Auditing is the term used to describe the process of obtaining objective evidence as to the reliability and integrity of financial information or statements. It includes procedures such as testing systems and gathering evidence. Inquiry is another important procedure in addition to analytical tests of records and systems.
Attestation is the reporting of the results analyzed and confirmed in the auditing process. A CPA involved in an attest engagement will issue a written report and take responsibility as to the fairness of the information presented. There are levels of responsibility including three standard types: an examination is referred to as an audit, a review which is less in scope, and an agreed-upon-procedures report. Agreed-upon-procedures are listed and the results are reported for each procedure as designed.
Assurance is very much like an audit except that it usually used to verify a certain financial issue project. As with all attestation functions, independence is the backbone of the assurance procedure. The difference is that assurance reports are not necessarily a historical set of facts. They could be used to project or forecast the effects of certain transactions. Assurance services may include risk assessment, reliability of systems, business performance measurement, or compliance with policies. It is obviously a specific examination and a specific report.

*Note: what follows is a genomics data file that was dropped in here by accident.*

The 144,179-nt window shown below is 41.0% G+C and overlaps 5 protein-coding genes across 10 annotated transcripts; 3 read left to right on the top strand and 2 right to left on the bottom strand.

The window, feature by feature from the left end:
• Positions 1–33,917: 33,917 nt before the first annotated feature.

Both attestation and assurance services could be directly requested by companies either for compliance with regulations (SEC, shareholders, banks, insurance companies, attorneys, courts, government agencies) or for more internal purposes. Companies may request independent verification for internal procedures, for projection of success or failure of ventures, for testing or prevention of fraud, for a business valuation, for efficiency of systems, and for information and expertise. Outsiders may request reports including bankruptcy courts, potential buyers, FBI, EPA, IRS,...
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